And then I looked over to the box marked “Amount You Owe Provider”. It said $25. I closed my eyes with relief and lent my head back against the wall, and thanked God in his heaven that my kids are covered by the state’s CHIP programme (the only policy that I could find in the entire marketplace that they qualified for). To owe so little for a bill so high is really quite extraordinary here in the US.  Even most “good” policies here would require me to pay a percentage of that amount and the most common split I’ve seen is 80/20. That would put our portion of E2’s impromptu night in hospital at $600 and — with a gas bill that was higher than that last month and M’s hours ever fluctuating — even that reduced amount would have been a crippling bill for us to pay.  And if, God forbid, we’d been uninsured…

This is why I believe, wholly and completely, that the US healthcare system is fatally flawed and needs to be overhauled entirely.  I have heard the arguments for the status quo — argued with passion, most often, by people who have never been in a position of being trapped by their (un)insurance.   I understand the concept of a person neatly choosing the coverage they need, of deciding how much deductible and max-out-of-pocket they want to budget for.  But the reality is simply not that neat.  Most people can’t choose the coverage they want, because their healthcare options are dictated by their employer.  And buying the policy that suits your pocketbook best simply doesn’t work once you have a pre-existing condition — and we will all have one eventually — and so you can no longer pick and choose freely in the marketplace.  And even when you can, the cost of buying that coverage outright is completely prohibitive for most people on average wages.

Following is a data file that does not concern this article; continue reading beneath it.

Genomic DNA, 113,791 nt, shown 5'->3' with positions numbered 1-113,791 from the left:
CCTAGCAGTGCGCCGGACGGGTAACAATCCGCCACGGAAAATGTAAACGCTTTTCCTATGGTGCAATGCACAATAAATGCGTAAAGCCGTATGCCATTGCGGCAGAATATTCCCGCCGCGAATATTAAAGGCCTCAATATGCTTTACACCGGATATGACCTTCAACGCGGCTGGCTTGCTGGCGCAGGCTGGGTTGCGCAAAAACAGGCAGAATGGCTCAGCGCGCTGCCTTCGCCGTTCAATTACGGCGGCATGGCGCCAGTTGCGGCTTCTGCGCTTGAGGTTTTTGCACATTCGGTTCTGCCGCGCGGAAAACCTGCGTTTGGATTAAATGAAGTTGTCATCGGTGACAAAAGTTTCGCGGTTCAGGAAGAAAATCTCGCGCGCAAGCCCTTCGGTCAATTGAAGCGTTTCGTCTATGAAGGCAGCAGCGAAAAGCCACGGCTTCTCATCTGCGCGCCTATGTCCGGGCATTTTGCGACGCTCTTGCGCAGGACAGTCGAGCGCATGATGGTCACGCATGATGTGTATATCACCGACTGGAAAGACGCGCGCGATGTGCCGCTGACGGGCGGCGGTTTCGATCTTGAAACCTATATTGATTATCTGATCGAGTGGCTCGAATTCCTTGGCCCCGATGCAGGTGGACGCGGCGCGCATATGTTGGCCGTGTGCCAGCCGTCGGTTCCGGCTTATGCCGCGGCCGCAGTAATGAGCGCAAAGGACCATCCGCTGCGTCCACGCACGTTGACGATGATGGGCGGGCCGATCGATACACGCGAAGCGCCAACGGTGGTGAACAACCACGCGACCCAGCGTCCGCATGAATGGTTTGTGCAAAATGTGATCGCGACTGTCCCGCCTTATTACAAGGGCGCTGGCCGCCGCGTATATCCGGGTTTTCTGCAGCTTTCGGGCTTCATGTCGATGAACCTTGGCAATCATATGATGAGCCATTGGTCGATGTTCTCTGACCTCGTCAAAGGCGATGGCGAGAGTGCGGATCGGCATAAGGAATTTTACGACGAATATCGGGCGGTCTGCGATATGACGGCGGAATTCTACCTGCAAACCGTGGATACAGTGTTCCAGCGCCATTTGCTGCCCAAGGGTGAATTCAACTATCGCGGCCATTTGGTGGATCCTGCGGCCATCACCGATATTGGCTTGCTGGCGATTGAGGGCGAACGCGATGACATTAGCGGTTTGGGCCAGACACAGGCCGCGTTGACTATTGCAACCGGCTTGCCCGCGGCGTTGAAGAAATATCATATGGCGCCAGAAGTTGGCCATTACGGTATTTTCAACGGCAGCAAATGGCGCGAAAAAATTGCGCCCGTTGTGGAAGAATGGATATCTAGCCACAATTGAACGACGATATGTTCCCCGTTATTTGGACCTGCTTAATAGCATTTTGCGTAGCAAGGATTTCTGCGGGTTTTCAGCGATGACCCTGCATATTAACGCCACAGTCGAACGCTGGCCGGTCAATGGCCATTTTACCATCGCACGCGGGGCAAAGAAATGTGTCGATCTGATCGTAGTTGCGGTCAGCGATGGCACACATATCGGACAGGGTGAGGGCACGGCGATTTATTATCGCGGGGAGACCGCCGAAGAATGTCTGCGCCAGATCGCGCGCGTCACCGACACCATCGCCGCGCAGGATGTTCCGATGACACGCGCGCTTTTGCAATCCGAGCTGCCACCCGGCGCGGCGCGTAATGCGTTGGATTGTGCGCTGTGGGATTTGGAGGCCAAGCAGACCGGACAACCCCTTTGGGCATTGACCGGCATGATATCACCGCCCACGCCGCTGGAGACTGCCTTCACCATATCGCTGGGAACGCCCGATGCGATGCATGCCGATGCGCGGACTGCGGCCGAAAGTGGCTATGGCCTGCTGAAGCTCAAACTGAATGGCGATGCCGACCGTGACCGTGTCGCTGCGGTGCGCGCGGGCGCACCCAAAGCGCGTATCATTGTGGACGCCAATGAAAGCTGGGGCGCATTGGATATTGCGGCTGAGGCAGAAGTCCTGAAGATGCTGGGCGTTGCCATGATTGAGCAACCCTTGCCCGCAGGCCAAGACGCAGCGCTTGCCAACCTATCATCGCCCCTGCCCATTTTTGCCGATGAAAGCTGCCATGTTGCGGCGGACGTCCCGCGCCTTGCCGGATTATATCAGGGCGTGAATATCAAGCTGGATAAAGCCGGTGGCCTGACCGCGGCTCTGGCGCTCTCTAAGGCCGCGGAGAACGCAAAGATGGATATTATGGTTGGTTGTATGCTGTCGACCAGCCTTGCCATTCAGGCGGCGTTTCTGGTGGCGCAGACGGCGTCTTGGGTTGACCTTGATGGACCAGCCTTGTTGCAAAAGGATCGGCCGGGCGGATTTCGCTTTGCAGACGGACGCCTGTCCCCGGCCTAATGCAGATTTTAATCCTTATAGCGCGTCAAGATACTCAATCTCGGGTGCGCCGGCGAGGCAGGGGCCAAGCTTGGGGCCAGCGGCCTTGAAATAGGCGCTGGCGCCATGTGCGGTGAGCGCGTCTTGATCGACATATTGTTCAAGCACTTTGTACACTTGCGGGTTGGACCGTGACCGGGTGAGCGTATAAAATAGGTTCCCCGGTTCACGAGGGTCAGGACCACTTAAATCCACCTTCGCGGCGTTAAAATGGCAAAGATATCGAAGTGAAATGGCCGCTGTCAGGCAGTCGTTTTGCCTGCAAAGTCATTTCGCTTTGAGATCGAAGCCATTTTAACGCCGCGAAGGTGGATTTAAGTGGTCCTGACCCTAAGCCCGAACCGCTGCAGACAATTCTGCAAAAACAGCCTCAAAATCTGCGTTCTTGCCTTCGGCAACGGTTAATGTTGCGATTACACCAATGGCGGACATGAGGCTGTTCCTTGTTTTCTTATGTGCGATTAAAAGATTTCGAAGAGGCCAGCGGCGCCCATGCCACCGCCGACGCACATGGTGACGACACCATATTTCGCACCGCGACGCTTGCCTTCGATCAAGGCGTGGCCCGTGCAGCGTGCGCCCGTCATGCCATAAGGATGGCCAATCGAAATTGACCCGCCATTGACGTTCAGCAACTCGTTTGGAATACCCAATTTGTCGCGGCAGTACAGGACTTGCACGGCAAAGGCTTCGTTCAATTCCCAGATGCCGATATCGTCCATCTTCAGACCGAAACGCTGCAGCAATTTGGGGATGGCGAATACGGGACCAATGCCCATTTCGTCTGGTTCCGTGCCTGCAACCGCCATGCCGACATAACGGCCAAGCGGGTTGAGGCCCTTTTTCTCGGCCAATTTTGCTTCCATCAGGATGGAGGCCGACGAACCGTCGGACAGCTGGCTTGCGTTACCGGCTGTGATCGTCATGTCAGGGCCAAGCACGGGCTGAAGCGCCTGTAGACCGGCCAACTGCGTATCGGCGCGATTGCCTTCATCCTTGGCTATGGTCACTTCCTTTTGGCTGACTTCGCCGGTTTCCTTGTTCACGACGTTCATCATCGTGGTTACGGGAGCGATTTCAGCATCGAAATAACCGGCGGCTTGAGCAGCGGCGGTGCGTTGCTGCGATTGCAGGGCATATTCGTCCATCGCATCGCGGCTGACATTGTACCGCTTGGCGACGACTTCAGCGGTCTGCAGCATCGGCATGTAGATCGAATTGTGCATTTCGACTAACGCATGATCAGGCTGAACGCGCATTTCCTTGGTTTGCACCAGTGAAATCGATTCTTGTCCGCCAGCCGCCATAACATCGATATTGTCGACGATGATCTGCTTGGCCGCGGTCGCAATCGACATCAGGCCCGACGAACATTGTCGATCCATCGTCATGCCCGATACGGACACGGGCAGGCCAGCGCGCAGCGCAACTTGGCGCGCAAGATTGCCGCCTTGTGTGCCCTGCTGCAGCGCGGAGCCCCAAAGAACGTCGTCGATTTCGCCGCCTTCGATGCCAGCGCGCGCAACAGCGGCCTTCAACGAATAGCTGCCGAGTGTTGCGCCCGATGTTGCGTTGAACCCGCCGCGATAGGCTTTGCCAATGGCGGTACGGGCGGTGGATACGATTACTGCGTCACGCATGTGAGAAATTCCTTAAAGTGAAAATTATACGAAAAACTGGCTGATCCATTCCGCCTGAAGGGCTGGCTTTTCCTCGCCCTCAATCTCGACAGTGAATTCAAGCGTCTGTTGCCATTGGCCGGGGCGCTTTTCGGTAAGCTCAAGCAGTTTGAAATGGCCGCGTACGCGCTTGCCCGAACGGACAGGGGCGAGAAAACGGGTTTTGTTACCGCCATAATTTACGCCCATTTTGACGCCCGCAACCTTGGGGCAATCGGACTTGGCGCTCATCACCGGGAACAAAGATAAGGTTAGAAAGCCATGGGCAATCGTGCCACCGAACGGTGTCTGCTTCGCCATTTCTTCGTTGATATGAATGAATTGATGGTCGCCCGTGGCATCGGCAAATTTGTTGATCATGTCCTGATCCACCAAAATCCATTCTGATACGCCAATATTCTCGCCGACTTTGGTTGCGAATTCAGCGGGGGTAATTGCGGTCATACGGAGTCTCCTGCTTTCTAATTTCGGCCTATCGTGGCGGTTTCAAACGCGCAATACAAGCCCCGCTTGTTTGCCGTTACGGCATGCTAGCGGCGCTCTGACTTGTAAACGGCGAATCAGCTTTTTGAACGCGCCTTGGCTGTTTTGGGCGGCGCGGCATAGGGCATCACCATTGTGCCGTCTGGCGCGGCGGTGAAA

Buying healthcare coverage is completely unlike any other purchase a person usually makes in their entire lives.  Nothing other than healthcare is so fundamentally compelling — truly life and death — and yet has such devastating potential to create skyrocketing and utterly unmanageable costs literally overnight.  Healthcare provision is quite simply in class by itself and, as such, it has to be treated differently.  To leave to the marketplace as if it were any other ordinary commodity is…  well, is to create an unacceptable situation like the one we’ve got at the moment.